I just returned from a vacation in the Dominican Republic where I was fortunate enough to meet my first “Potcake” Dogs.
The Potcake dog is a mixed-breed dog type found on several Caribbean islands. Its name comes from the congealed rice and pea mixture that local residents traditionally fed dogs. Potcake dogs generally have smooth coats, cocked ears, and long faces, but the colour and sizes vary greatly.
These dogs share a common ancestry; terriers protecting supplies from rodents on ships that arrived in the Islands; and dogs from the States arrived with Loyalists during the American Revolutionary War period; it is also likely that the early Spanish settlers may have introduced their own dogs. In addition, many breeds were imported in the 20th century which interbred with the local dogs. DNA studies have shown no residue of early dog DNA in today's potcakes.
The dogs are named for the food they are given. Potcake refers to the congealed rice mixture at the bottom of the family cooking pot that Islanders have traditionally fed dogs. As of February 2011, the Bahamas Kennel Club lists it separately from the mixed-breed dog within Group 9 – Non-Registered.
Although described as having a "shepherd-mix" look the potcake dog's appearance varies by island. It may resemble a typical pariah dog or have hound, mastiff, spaniel, terrier, or retriever characteristics. The ones I saw on the Dominican looked very much like Terrier and Shepherd, smooth coat. They typically have cocked ears, a long face, and a smooth coat without undercoat, or less commonly, a "shaggy" or rough coat. I did see a few with a shaggy coat as well and these were only the larger types. As a result of their mixed heritage, potcakes vary widely in terms of color, with many being brown, white, black, and far more with mixed coats. On average, a potcake dog will stand approximately 24 inches (61 cm) at the withers. Healthy dogs typically weigh from 45 to 50 pounds (20 to 23 kg), while strays may weigh only 25 pounds (11 kg).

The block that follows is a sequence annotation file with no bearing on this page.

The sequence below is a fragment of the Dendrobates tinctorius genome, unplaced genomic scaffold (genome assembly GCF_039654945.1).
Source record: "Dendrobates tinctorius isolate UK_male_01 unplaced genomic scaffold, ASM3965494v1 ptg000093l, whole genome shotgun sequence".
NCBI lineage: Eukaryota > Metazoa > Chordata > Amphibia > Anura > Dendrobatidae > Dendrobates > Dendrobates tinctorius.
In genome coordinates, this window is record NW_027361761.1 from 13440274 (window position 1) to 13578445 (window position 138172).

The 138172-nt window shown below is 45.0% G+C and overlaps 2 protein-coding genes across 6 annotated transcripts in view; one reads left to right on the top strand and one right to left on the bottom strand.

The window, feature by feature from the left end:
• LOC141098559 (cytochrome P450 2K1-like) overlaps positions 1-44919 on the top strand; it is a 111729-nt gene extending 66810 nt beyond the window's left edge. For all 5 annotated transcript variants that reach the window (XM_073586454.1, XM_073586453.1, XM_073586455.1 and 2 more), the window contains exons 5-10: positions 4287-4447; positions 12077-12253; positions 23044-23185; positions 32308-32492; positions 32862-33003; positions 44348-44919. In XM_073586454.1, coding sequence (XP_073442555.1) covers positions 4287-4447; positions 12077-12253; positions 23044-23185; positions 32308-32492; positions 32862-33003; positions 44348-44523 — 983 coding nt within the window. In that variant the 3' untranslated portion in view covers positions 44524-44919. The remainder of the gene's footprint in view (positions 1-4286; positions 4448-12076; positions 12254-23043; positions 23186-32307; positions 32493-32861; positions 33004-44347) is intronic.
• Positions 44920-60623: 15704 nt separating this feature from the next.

The Potcake Dogs are reportedly intelligent, loyal, calm, and resilient. I did have the opportunity to meet a few. One was a lovely little pet; obviously gentle, and calm. Others that I saw were skittish but perhaps that was actually a sign of intelligence. They may not be treated kindly by the locals. There were a group guarding a home that ran towards us but they were not at all angry or dangerous – warning barks only. I was also surprised at how few bugs I saw on the dogs, I expected to see them infested with ticks and/or fleas, mange, etc. They all seemed rather healthy. Unlike many dog breeds, these dogs are able to eat many foods that would be upsetting to most dogs. Their stomachs are incredibly hardy. However, they tend to wander if not properly confined or supervised.
While on a drive through the city we also passed a Veterinarians Office/Store. I don’t read Spanish but it certainly looked like dogs were not a priority of the clinic. It looks like livestock were what were given importance and deference to treatment on the Island. I just found it interesting, perhaps just another cultural difference. We treat our dogs like our children and they treat them like pests.
The number of stray potcake dogs on the Turks and Caicos Islands has apparently increased, despite spay-and-neuter programs designed to minimize their numbers. The territory is dependent on tourism and because of that, officials consider the dogs nuisances and police have shot and poisoned them. Strays have a median age of three years. In the Bahamas, misconceptions about spaying and neutering dissuade residents from altering their pets. According to The Bahamas Advocates for Animal Rights group, there are 11,000 unowned dogs in New Providence. Forty five percent of tourists report seeing roaming dogs, and two percent state they were "scared" by their presence.
In the Dominican there were far less dogs than I was expecting. I probably saw 25 dogs total in 2 days of driving and I do not believe that they were all strays. I think that people may allow their dogs to roam free – reminiscent of “Old Yeller.” I could certainly be wrong and I have made contacts with a rescue organization in Dominican Republic so that Whole Dog Now can learn more and help support these dogs in some way. If you have a Potcake Dog we would love to hear about him or her.